January 01 2008
Operation HOPE Partners With White House Initiative on Historically Black Colleges and Universities to Strengthen Financial Literacy Knowledge for Higher Education Student Populations Systemwide
Financial Literacy Becomes Latest Innovative "Capital Plan" Designed to Maximize the Potential of HBCUs
LOS ANGELES, CA-- June 20, 2008 -- Leading national financial literacy nonprofit, Operation HOPE (HOPE), announced today a new initiative with the White House Initiative (WHI) on Historically Black Colleges and Universities (HBCUs) to infuse a baseline knowledge of financial literacy, or what HOPE calls "the language of money" and silver rights, into the student population on every HBCU campus nationwide.
HOPE's key charge will be to initiate programming for HOPE's new Banking on Our Future, College Edition for the student populations, and alternatively to provide Earned Income Tax Credit (EITC) outreach for college and university adult administrative staff making $40,000 or less per year. HOPE Founder and CEO, John Hope Bryant, who also serves as Vice Chairman for the U.S. President's Advisory Council for Financial Literacy, was instrumental in developing and initiating the program framework. "The number one reason that black and brown young adults drop out of college is not academics; it's money. Having our hard working young people drop out of college over money is unacceptable, particularly in an era when education is the best way out of poverty, and the principal pathway into individual, family and even collective community prosperity in the 21st century," Bryant said.
Bryant will headline a signature forum during "HBCU Week" in Washington, D.C. later this year where the partnership will be advanced. Bryant continued, "the important contribution of African-Americans throughout America's history is undeniable. Through this partnership HOPE looks to help HBCUs advance even further as institutions of change, through 'silver rights', our mission to empower underserved communities. Making sure these academic centers remain footholds in the community is critical; and increasingly a financial education is a critical component of a student's academic education. If you don't know better, you can't do better," he noted.
In 1980, President Jimmy Carter signed Executive Order 12232, which established a federal program "... to overcome the effects of discriminatory treatment and to strengthen and expand the capacity of historically black colleges and universities to provide quality education."(1)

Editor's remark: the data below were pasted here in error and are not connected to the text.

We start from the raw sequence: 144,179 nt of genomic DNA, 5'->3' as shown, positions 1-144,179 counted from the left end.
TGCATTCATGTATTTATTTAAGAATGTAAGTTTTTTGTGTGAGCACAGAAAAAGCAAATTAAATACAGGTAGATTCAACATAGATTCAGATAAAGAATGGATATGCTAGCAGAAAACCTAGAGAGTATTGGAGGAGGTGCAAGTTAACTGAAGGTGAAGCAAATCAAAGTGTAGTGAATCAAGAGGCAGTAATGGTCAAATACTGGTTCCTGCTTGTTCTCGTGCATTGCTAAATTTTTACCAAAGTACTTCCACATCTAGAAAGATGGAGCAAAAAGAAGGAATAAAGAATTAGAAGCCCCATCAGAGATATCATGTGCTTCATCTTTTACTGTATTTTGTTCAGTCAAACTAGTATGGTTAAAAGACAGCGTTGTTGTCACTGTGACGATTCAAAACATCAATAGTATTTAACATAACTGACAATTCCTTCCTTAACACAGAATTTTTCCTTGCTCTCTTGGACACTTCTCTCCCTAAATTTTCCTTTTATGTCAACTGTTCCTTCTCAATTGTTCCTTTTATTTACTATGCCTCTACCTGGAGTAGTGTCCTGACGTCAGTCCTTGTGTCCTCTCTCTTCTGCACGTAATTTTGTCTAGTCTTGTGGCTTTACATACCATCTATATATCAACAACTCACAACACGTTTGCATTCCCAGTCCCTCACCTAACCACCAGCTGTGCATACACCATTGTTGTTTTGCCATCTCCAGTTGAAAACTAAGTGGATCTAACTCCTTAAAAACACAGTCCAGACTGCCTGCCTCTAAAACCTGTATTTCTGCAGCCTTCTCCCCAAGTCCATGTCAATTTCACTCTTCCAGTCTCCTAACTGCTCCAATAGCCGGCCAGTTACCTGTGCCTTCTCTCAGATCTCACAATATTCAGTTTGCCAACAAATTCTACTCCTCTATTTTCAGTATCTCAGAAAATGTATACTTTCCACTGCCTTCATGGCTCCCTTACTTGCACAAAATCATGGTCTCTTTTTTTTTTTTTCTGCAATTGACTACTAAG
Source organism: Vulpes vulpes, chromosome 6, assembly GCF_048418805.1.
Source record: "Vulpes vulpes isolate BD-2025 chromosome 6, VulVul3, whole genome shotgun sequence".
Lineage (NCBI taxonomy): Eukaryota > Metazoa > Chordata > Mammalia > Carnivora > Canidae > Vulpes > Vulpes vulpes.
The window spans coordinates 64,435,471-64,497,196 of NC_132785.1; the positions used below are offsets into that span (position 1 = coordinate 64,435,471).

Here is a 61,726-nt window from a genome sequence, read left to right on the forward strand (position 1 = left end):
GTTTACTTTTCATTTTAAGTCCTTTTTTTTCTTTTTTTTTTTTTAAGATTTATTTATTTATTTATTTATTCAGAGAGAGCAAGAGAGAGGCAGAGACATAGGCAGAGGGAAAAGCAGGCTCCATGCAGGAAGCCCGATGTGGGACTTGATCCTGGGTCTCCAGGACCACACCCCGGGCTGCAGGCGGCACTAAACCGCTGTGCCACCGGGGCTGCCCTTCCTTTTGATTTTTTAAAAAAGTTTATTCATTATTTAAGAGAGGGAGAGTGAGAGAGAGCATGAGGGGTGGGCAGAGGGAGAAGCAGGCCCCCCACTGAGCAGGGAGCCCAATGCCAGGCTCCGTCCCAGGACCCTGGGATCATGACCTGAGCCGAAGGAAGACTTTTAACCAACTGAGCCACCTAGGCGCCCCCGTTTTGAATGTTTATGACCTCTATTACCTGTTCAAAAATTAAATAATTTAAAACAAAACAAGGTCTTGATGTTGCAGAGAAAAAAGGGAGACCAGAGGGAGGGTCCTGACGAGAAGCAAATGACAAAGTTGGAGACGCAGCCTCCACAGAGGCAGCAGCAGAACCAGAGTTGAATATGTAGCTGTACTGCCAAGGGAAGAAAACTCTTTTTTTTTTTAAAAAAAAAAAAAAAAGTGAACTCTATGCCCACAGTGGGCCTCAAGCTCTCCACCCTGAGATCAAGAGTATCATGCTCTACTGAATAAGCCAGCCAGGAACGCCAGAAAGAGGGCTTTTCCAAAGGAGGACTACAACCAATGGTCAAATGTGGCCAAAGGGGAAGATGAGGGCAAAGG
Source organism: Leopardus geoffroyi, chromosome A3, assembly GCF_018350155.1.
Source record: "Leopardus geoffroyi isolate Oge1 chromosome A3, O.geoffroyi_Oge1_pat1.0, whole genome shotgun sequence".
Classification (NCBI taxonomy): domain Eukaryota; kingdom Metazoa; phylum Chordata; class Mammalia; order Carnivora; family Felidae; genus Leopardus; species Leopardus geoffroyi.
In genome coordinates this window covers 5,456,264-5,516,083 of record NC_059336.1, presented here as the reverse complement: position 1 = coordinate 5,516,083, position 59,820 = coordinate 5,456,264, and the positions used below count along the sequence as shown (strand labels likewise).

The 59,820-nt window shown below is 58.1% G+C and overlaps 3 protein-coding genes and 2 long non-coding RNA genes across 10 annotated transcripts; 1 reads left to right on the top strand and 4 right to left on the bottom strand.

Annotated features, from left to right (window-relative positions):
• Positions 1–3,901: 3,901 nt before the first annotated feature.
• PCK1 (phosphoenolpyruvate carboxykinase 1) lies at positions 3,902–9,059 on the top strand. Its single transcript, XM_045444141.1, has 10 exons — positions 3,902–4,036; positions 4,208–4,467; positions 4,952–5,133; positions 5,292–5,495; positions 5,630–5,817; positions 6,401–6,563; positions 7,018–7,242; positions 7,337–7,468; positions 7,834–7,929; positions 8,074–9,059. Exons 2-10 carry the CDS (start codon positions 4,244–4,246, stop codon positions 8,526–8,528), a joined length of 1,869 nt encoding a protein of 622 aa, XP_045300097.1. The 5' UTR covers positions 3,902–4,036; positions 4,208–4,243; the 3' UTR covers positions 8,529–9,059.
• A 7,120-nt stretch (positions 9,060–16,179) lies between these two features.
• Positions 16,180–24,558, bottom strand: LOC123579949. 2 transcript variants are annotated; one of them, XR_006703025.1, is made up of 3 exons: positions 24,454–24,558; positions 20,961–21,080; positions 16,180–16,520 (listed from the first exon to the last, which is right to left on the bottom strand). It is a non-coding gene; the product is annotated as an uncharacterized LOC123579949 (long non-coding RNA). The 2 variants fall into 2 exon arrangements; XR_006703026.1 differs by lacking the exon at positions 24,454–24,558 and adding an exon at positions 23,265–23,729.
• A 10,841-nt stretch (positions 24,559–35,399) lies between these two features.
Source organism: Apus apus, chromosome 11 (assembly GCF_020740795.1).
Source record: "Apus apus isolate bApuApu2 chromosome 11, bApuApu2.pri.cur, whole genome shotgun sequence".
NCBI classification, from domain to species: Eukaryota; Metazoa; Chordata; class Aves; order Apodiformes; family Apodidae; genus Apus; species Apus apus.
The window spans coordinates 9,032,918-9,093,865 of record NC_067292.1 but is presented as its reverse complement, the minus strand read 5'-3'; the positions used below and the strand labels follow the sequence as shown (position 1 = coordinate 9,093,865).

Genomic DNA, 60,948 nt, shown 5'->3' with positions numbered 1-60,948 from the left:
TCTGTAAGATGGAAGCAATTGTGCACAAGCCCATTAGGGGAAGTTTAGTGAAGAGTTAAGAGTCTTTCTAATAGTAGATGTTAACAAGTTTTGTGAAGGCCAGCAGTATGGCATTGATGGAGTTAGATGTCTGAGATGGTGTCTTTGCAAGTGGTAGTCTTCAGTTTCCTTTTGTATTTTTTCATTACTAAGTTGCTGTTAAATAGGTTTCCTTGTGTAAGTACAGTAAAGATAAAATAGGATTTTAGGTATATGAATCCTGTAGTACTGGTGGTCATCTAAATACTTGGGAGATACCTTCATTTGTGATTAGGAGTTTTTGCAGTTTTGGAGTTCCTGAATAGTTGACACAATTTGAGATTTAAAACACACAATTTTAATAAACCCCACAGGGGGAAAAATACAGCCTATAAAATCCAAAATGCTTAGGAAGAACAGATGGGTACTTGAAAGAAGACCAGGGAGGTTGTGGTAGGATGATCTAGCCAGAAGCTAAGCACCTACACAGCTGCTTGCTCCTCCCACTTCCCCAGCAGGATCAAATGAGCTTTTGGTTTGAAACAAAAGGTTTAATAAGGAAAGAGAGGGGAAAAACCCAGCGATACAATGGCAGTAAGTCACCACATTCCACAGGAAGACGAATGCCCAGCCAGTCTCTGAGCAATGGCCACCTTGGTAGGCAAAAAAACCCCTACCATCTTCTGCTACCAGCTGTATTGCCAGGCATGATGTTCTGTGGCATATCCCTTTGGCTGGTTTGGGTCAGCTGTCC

In 1981, President Reagan, under Executive Order 12320, established the White House Initiative on Historically Black Colleges and Universities, which expanded the previous program and set into motion a government-wide effort to strengthen our nation's HBCUs. In 1989, President George Bush signed Executive Order 12677. This executive order established a Presidential Advisory Board on Historically Black Colleges and Universities to advise the president and the secretary of education on methods, programs, and strategies to strengthen these valued institutions.
In 1993, President William Jefferson Clinton signed Executive Order 12876. This executive order required that a senior level executive in each agency have oversight in implementing the order, and that the Office of Management and Budget be involved in monitoring implementation of the order.
On Feb. 12, 2002, President George W. Bush signed Executive Order 13256. This executive order transferred the White House Initiative on Historically Black Colleges and Universities to the Office of the Secretary within the U.S. Department of Education. Previously, the White House Initiative was housed in the Department's Office of Postsecondary Education.
Most recently a White House Initiative of President Bush requested $402.8 million in fiscal year 2008 to strengthen institutions of higher education that serve high proportions of minority and disadvantaged students, which will include HBCUs. Also, by executive order, Bush has proclaimed September 7 - 13, 2008 as National Historically Black Colleges and Universities Week.
There will be some 600 representative leaders from the national HBCU community, federal agencies, corporations, and foundations joining together to participate in discussions exploring issues of particular interest to the Black college community.
"We are very excited about the value of this initiative," said White House Initiative on HBCU Executive Director Dr. Leonard L. Haynes III. "It will help thousands of HBCU students increase their knowledge and awareness of the importance of financial literacy."